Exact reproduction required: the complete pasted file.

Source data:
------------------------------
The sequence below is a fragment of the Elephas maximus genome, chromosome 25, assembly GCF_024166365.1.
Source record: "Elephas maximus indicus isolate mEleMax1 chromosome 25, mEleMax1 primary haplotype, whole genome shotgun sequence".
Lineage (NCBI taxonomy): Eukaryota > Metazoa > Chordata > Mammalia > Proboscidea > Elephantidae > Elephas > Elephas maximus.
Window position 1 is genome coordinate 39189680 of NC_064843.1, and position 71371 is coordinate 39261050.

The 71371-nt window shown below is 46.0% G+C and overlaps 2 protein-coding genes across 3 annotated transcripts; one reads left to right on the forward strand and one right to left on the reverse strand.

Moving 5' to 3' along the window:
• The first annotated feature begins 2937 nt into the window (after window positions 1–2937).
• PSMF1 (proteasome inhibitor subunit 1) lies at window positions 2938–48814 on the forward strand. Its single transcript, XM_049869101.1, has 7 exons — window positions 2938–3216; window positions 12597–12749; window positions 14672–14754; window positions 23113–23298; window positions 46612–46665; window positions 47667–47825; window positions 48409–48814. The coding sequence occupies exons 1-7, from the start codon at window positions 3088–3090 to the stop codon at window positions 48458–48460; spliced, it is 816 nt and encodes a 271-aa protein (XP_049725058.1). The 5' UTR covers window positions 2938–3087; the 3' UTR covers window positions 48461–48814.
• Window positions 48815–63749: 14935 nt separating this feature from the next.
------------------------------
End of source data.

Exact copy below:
The sequence below is a fragment of the Elephas maximus genome, chromosome 25, assembly GCF_024166365.1.
Source record: "Elephas maximus indicus isolate mEleMax1 chromosome 25, mEleMax1 primary haplotype, whole genome shotgun sequence".
Lineage (NCBI taxonomy): Eukaryota > Metazoa > Chordata > Mammalia > Proboscidea > Elephantidae > Elephas > Elephas maximus.
Window position 1 is genome coordinate 39189680 of NC_064843.1, and position 71371 is coordinate 39261050.

The 71371-nt window shown below is 46.0% G+C and overlaps 2 protein-coding genes across 3 annotated transcripts; one reads left to right on the forward strand and one right to left on the reverse strand.

Moving 5' to 3' along the window:
• The first annotated feature begins 2937 nt into the window (after window positions 1–2937).
• PSMF1 (proteasome inhibitor subunit 1) lies at window positions 2938–48814 on the forward strand. Its single transcript, XM_049869101.1, has 7 exons — window positions 2938–3216; window positions 12597–12749; window positions 14672–14754; window positions 23113–23298; window positions 46612–46665; window positions 47667–47825; window positions 48409–48814. The coding sequence occupies exons 1-7, from the start codon at window positions 3088–3090 to the stop codon at window positions 48458–48460; spliced, it is 816 nt and encodes a 271-aa protein (XP_049725058.1). The 5' UTR covers window positions 2938–3087; the 3' UTR covers window positions 48461–48814.
• Window positions 48815–63749: 14935 nt separating this feature from the next.